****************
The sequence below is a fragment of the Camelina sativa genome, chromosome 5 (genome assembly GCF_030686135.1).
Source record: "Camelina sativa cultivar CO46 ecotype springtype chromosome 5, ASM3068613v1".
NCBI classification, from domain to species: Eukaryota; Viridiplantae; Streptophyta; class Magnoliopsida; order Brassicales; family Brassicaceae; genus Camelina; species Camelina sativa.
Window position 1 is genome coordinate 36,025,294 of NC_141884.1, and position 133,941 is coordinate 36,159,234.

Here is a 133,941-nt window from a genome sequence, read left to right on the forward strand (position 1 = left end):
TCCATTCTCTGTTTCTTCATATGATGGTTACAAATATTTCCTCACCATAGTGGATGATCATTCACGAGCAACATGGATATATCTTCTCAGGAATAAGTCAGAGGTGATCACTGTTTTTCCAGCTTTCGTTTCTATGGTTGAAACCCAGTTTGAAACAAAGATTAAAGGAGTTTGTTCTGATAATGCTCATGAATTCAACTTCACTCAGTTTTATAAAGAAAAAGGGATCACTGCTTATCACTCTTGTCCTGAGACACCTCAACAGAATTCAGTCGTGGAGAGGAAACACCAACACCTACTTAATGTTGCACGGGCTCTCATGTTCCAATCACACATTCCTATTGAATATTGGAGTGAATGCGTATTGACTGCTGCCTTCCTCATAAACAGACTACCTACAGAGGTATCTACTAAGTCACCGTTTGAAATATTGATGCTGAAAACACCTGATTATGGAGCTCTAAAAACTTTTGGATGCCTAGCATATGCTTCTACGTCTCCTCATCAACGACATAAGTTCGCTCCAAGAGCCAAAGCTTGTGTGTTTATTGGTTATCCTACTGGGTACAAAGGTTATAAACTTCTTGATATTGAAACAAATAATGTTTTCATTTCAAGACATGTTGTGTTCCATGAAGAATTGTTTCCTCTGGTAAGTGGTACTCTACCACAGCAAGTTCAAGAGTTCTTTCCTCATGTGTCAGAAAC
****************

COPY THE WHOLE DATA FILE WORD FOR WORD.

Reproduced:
The sequence below is a fragment of the Camelina sativa genome, chromosome 5 (genome assembly GCF_030686135.1).
Source record: "Camelina sativa cultivar CO46 ecotype springtype chromosome 5, ASM3068613v1".
NCBI classification, from domain to species: Eukaryota; Viridiplantae; Streptophyta; class Magnoliopsida; order Brassicales; family Brassicaceae; genus Camelina; species Camelina sativa.
Window position 1 is genome coordinate 36,025,294 of NC_141884.1, and position 133,941 is coordinate 36,159,234.

Here is a 133,941-nt window from a genome sequence, read left to right on the forward strand (position 1 = left end):
TCCATTCTCTGTTTCTTCATATGATGGTTACAAATATTTCCTCACCATAGTGGATGATCATTCACGAGCAACATGGATATATCTTCTCAGGAATAAGTCAGAGGTGATCACTGTTTTTCCAGCTTTCGTTTCTATGGTTGAAACCCAGTTTGAAACAAAGATTAAAGGAGTTTGTTCTGATAATGCTCATGAATTCAACTTCACTCAGTTTTATAAAGAAAAAGGGATCACTGCTTATCACTCTTGTCCTGAGACACCTCAACAGAATTCAGTCGTGGAGAGGAAACACCAACACCTACTTAATGTTGCACGGGCTCTCATGTTCCAATCACACATTCCTATTGAATATTGGAGTGAATGCGTATTGACTGCTGCCTTCCTCATAAACAGACTACCTACAGAGGTATCTACTAAGTCACCGTTTGAAATATTGATGCTGAAAACACCTGATTATGGAGCTCTAAAAACTTTTGGATGCCTAGCATATGCTTCTACGTCTCCTCATCAACGACATAAGTTCGCTCCAAGAGCCAAAGCTTGTGTGTTTATTGGTTATCCTACTGGGTACAAAGGTTATAAACTTCTTGATATTGAAACAAATAATGTTTTCATTTCAAGACATGTTGTGTTCCATGAAGAATTGTTTCCTCTGGTAAGTGGTACTCTACCACAGCAAGTTCAAGAGTTCTTTCCTCATGTGTCAGAAAC